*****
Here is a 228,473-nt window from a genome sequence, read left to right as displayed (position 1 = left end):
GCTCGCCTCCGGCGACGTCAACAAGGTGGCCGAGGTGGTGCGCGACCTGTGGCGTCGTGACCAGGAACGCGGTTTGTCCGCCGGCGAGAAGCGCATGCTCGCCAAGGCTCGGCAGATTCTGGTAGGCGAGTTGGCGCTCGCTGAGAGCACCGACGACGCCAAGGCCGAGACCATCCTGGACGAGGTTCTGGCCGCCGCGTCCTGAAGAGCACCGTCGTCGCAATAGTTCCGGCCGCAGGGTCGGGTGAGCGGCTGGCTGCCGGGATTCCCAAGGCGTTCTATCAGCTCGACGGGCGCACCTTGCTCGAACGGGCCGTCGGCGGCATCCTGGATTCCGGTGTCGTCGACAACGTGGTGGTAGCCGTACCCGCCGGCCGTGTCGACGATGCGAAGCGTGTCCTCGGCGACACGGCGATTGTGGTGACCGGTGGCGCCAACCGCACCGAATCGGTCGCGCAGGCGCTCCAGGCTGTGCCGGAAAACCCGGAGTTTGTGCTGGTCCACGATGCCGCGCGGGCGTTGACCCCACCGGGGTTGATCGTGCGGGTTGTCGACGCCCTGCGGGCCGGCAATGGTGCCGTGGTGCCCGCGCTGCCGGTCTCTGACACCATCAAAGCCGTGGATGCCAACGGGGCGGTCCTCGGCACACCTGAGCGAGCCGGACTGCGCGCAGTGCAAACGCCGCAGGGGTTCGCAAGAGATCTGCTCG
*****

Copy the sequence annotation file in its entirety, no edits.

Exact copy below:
Here is a 228,473-nt window from a genome sequence, read left to right as displayed (position 1 = left end):
GCTCGCCTCCGGCGACGTCAACAAGGTGGCCGAGGTGGTGCGCGACCTGTGGCGTCGTGACCAGGAACGCGGTTTGTCCGCCGGCGAGAAGCGCATGCTCGCCAAGGCTCGGCAGATTCTGGTAGGCGAGTTGGCGCTCGCTGAGAGCACCGACGACGCCAAGGCCGAGACCATCCTGGACGAGGTTCTGGCCGCCGCGTCCTGAAGAGCACCGTCGTCGCAATAGTTCCGGCCGCAGGGTCGGGTGAGCGGCTGGCTGCCGGGATTCCCAAGGCGTTCTATCAGCTCGACGGGCGCACCTTGCTCGAACGGGCCGTCGGCGGCATCCTGGATTCCGGTGTCGTCGACAACGTGGTGGTAGCCGTACCCGCCGGCCGTGTCGACGATGCGAAGCGTGTCCTCGGCGACACGGCGATTGTGGTGACCGGTGGCGCCAACCGCACCGAATCGGTCGCGCAGGCGCTCCAGGCTGTGCCGGAAAACCCGGAGTTTGTGCTGGTCCACGATGCCGCGCGGGCGTTGACCCCACCGGGGTTGATCGTGCGGGTTGTCGACGCCCTGCGGGCCGGCAATGGTGCCGTGGTGCCCGCGCTGCCGGTCTCTGACACCATCAAAGCCGTGGATGCCAACGGGGCGGTCCTCGGCACACCTGAGCGAGCCGGACTGCGCGCAGTGCAAACGCCGCAGGGGTTCGCAAGAGATCTGCTCG